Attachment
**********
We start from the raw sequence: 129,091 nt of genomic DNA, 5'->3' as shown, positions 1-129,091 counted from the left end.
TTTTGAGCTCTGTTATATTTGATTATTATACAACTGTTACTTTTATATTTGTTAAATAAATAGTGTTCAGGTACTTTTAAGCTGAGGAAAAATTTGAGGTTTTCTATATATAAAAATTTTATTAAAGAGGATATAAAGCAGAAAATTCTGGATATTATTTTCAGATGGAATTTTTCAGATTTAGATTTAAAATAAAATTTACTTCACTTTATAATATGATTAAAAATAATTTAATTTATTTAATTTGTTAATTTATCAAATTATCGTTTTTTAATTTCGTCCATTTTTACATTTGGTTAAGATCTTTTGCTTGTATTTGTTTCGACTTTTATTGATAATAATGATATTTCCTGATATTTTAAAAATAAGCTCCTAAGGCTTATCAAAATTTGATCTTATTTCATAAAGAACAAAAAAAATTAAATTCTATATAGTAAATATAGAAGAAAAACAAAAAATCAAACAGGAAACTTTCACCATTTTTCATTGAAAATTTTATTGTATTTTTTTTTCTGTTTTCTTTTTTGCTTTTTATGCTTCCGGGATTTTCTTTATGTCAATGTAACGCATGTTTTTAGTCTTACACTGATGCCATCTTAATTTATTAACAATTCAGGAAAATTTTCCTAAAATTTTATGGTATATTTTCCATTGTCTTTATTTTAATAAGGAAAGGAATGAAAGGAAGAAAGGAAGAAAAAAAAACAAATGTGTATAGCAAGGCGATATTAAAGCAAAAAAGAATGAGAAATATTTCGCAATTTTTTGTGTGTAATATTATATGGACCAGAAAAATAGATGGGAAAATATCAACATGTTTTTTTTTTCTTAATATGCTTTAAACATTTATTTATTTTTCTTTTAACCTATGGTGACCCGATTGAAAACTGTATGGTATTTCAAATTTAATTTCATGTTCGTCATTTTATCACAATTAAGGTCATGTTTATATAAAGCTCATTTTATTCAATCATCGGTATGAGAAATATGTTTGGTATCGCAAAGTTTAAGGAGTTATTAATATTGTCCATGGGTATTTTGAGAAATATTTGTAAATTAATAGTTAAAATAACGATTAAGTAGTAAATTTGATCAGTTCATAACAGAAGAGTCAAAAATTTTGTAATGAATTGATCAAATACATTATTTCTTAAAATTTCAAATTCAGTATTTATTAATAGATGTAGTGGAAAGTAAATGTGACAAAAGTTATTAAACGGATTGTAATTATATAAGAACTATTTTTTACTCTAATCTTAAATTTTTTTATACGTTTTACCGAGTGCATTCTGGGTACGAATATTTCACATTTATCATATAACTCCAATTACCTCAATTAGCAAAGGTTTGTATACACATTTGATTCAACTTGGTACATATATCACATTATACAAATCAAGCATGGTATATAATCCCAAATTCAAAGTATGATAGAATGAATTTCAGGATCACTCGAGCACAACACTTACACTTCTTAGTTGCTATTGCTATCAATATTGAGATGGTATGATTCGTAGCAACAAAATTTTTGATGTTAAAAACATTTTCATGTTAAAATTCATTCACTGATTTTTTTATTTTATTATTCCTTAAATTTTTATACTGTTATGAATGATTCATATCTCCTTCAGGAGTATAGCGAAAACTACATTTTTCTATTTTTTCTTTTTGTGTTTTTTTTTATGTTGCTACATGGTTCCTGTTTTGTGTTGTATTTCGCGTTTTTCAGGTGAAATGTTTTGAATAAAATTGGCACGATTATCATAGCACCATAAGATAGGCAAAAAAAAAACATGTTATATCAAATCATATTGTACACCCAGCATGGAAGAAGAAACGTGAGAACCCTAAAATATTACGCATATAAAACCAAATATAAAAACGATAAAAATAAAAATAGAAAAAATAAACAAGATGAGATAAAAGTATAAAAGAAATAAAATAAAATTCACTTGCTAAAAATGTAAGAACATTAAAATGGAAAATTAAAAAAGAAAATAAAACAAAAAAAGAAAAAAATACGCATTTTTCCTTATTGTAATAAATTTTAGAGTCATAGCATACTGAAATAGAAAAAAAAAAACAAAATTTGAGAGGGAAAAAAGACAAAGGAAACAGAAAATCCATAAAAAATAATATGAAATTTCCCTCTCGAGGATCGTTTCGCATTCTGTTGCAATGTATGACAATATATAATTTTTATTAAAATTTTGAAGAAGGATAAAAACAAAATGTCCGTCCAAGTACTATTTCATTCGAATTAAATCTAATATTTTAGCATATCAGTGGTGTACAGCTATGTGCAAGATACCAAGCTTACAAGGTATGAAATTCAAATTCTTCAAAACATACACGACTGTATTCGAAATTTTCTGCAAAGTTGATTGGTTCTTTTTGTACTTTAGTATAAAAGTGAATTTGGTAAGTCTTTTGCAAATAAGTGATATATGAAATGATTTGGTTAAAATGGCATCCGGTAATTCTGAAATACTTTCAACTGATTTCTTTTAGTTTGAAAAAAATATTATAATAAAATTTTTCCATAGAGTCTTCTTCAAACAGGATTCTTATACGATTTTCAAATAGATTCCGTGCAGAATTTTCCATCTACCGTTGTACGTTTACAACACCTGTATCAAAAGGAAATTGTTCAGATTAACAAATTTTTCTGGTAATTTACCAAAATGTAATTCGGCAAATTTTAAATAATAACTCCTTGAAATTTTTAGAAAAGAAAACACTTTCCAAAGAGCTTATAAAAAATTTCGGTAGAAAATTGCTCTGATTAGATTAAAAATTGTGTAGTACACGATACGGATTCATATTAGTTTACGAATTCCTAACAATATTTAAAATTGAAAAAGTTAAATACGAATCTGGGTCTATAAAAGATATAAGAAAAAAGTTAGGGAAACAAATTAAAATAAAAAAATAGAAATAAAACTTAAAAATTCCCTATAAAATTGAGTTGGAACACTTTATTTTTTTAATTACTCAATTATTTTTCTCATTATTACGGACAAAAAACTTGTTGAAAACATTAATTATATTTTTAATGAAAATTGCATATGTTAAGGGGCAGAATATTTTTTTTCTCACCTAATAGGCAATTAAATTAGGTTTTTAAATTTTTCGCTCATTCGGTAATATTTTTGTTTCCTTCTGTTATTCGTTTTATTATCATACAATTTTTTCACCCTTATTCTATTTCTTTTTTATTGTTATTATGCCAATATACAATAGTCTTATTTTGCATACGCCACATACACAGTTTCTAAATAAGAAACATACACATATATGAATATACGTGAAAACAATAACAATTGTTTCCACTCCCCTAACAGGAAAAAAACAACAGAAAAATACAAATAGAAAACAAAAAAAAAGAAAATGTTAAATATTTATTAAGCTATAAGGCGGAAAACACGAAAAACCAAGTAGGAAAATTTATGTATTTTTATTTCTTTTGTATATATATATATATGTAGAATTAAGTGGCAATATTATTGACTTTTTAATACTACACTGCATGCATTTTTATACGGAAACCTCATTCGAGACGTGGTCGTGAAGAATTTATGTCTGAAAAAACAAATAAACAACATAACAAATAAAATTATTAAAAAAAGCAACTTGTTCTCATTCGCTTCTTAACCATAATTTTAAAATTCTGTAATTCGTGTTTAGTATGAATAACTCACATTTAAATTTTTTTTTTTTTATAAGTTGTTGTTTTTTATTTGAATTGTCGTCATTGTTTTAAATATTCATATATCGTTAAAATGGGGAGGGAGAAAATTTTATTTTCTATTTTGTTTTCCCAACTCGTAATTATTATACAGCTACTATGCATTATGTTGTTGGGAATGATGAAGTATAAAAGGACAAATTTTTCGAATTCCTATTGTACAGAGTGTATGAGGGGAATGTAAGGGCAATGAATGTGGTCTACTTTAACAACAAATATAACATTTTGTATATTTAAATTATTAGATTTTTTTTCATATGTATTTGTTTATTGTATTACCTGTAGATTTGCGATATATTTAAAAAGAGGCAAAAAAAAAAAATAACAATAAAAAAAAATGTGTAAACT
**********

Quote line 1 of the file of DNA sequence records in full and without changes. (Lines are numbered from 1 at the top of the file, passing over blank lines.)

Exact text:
We start from the raw sequence: 129,091 nt of genomic DNA, 5'->3' as shown, positions 1-129,091 counted from the left end.